Editor's Note: This news article has been updated from its original form. The meeting being held is not open to the public, it is a general membership meeting being held by the Nebraska Society of Professional Engineers. Please disregard previously posted meeting information.
An upcoming meeting Monday at the Ramada Hotel & River's Edge Convention Center is intended to educate the public about some of the action being taken north of Columbus at an intersection that has been a hot spot for serious vehicle accidents.
The intersection, located near Klub 81 Travel Center and Grille near the Humphrey turnoff, has been in the news several times during the course of the past few years because of its high volume of injury/fatality accidents.
The gathering is being hosted by the Northeastern Chapter of the Nebraska Society of Professional Engineers. The society dedicates itself to the promotion and the protection of the profession of engineering as a social and economic influence vital to the welfare of the community and all of mankind, according to information from the organization’s website.
The group invited Rob Davis of the Nebraska Department of Transportation (NDOT) to serve as guest speaker to inform the public about the measures being taken to prevent wrecks and save live at the intersection of U.S. 81/N-91.
“It seems like there has been more accidents there than other intersections with similar geometry and traffic counts,” said Davis, who serves as the District 3 assistant construction engineer for the NDOT. “And the last couple of years, it has increased, especially with the number of severe accidents. They have become a lot more prevalent.”
Those in attendance will hear the engineer discuss two primary courses of action the department has been mulling over: installing an interchange or an RCUT (Restricted Crossing U-Turn Intersection).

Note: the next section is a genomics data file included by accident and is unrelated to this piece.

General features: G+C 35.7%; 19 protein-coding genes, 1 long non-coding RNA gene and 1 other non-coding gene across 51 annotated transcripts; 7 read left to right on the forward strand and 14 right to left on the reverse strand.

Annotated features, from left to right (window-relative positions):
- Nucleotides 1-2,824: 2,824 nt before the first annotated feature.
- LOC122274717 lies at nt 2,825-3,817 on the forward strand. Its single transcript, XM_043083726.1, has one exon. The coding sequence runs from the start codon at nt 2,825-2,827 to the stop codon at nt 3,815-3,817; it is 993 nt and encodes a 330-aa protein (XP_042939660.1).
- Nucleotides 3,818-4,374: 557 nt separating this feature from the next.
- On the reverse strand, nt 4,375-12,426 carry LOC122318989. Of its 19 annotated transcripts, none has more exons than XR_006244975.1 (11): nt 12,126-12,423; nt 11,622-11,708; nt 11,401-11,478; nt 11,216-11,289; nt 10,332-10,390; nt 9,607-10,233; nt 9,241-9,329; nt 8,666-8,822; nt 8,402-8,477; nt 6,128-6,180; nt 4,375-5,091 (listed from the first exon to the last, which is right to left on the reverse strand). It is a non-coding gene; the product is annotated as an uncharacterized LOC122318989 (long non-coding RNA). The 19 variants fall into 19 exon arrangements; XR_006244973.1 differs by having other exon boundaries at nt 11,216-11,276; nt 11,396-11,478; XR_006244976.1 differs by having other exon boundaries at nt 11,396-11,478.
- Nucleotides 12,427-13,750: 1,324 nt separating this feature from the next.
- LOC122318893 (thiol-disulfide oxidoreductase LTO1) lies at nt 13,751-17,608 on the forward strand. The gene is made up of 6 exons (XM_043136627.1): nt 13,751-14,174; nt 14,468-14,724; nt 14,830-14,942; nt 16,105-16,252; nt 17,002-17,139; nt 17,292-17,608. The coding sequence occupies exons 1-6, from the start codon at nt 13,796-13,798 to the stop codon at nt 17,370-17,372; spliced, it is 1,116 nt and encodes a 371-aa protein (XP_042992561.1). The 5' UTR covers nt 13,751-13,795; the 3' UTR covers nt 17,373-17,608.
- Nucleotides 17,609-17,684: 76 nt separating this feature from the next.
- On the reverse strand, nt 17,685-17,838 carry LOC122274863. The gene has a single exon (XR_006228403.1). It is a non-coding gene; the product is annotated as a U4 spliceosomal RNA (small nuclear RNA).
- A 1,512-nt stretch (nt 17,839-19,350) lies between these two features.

The interchange, he said, is a possible option but that it’s not really appropriate for the amount of traffic volume in the area. It would also be far more time consuming in regard to construction and also far more expensive, he added.
The department is leaning more toward RCUT construction, which with approval would likely be completed sometime this year, he said.
“The RCUT is basically where traffic on (Highway) 81 would proceed as usual, but the traffic on (Nebraska) 91 would be restricted from making a right turn,” Davis said. “And then if they intended to go straight across 81 or turn left, they would have to make a right turn and (then travel down the road) and make a U-Turn before proceeding to their path.”
Proactive action needs to happen, he said, noting once again how problematic the area is.
“At the current intersection accidents are pretty much happening with every movement, you can’t just say that it’s people trying to cross 81 or people trying to cross 91,” he said. “There are accidents with people crossing, making left turns, and a lot of those accidents are very severe T-bone accidents which cause a lot of injuries.”
Sam Pimper is the news editor of The Columbus Telegram. Reach him via email at email@example.com